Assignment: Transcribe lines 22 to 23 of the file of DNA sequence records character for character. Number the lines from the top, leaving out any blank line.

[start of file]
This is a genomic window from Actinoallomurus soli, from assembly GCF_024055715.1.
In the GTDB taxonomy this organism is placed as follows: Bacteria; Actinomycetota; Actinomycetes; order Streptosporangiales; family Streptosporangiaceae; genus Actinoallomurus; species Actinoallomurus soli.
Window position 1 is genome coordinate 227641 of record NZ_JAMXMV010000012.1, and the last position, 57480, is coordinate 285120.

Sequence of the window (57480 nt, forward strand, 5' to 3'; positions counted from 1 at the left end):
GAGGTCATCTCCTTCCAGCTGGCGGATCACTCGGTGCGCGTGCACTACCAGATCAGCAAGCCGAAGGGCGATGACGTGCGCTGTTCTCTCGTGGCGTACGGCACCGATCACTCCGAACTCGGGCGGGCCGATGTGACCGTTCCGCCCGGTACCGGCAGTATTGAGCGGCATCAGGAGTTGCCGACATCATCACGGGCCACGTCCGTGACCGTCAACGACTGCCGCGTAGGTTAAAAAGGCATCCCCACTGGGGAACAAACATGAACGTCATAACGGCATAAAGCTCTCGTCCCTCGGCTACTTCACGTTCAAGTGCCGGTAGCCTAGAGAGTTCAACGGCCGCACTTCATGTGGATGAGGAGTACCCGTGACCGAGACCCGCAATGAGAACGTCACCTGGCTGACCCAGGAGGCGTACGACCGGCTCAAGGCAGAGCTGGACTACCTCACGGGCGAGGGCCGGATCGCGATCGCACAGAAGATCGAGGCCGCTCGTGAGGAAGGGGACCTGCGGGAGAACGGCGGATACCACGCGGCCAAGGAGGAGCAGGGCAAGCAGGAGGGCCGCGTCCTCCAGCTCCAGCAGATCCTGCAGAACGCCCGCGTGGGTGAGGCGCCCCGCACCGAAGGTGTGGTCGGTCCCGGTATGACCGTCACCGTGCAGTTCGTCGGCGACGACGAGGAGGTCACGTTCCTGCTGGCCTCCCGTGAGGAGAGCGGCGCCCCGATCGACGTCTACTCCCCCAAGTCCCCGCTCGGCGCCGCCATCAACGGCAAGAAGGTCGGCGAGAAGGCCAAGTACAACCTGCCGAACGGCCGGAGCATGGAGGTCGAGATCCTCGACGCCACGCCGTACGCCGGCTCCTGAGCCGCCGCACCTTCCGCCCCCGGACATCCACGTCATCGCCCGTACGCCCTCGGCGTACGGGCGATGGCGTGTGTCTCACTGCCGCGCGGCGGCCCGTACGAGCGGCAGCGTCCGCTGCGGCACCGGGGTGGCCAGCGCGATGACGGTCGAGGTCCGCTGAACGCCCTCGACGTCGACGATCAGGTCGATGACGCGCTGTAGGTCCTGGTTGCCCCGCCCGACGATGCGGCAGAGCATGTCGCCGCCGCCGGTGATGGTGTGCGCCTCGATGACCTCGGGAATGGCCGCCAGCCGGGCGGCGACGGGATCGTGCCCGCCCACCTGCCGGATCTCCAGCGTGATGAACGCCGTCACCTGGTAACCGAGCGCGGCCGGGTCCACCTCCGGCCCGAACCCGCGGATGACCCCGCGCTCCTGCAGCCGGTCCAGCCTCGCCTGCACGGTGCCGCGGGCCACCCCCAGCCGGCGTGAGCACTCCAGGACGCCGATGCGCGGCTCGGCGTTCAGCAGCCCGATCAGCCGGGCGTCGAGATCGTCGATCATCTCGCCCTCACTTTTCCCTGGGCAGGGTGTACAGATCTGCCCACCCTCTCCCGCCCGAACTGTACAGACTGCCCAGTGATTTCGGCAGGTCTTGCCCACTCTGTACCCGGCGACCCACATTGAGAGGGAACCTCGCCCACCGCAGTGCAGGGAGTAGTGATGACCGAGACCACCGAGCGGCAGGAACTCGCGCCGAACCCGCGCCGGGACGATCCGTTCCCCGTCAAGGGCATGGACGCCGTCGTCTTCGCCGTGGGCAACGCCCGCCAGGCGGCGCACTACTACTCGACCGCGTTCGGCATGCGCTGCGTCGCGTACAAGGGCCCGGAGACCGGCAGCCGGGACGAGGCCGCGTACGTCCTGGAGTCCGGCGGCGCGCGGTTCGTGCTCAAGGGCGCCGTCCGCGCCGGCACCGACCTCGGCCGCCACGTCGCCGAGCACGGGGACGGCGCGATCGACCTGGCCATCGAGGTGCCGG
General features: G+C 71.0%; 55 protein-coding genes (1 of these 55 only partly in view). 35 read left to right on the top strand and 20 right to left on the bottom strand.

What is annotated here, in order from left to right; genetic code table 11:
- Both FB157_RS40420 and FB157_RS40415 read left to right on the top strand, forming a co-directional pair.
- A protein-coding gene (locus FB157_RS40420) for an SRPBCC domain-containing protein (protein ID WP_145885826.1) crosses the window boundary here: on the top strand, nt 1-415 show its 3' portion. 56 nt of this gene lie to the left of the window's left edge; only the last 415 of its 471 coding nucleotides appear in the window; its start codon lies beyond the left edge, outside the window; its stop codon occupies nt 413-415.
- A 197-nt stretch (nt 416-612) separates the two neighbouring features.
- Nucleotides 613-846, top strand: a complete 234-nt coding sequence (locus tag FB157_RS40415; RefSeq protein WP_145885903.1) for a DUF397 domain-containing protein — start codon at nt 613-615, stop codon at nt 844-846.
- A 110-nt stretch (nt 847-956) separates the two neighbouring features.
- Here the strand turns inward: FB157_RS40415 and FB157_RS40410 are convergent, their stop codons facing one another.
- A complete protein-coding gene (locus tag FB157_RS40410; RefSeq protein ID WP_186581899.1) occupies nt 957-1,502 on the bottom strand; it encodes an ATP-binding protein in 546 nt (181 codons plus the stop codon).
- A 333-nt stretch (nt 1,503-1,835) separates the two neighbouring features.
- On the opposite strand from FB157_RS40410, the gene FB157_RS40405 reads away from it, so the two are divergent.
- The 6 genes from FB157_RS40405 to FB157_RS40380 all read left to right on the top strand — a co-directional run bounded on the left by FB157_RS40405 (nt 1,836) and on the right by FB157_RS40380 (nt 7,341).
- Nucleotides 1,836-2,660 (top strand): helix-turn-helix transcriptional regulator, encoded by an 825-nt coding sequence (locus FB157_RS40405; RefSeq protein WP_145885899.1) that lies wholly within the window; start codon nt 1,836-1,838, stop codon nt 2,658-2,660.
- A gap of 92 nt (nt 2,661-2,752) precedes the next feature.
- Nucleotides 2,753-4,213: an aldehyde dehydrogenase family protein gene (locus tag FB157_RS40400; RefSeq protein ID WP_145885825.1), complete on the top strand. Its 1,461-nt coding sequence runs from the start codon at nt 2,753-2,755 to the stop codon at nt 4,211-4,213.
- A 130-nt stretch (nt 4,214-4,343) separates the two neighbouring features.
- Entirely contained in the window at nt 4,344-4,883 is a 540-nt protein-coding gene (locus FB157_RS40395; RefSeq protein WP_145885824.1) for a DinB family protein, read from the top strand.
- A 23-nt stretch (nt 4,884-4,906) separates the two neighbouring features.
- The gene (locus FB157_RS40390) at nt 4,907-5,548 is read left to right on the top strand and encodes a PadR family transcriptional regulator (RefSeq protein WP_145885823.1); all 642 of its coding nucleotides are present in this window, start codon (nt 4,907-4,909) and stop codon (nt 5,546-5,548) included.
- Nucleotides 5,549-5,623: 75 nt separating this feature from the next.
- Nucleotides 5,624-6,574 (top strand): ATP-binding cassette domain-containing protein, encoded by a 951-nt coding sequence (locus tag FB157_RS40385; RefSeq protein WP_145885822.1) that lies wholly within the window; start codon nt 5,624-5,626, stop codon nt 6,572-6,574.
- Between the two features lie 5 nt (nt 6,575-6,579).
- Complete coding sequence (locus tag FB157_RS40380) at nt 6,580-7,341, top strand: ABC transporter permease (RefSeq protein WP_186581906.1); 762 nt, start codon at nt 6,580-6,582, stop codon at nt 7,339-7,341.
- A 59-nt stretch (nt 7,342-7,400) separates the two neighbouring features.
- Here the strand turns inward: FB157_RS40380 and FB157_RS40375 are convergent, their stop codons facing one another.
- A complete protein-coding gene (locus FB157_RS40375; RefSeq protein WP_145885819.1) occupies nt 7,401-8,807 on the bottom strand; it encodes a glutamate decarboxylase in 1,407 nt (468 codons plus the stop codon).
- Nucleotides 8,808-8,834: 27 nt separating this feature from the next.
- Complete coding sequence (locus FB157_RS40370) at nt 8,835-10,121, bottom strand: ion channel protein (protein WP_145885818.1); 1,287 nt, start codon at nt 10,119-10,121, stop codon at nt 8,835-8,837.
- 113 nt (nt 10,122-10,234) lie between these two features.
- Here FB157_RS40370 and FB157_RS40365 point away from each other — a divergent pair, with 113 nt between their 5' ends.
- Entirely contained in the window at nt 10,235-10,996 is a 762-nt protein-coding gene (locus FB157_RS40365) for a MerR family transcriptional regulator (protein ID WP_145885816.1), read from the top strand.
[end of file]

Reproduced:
- Entirely contained in the window at nt 4,344-4,883 is a 540-nt protein-coding gene (locus FB157_RS40395; RefSeq protein WP_145885824.1) for a DinB family protein, read from the top strand.
- A 23-nt stretch (nt 4,884-4,906) separates the two neighbouring features.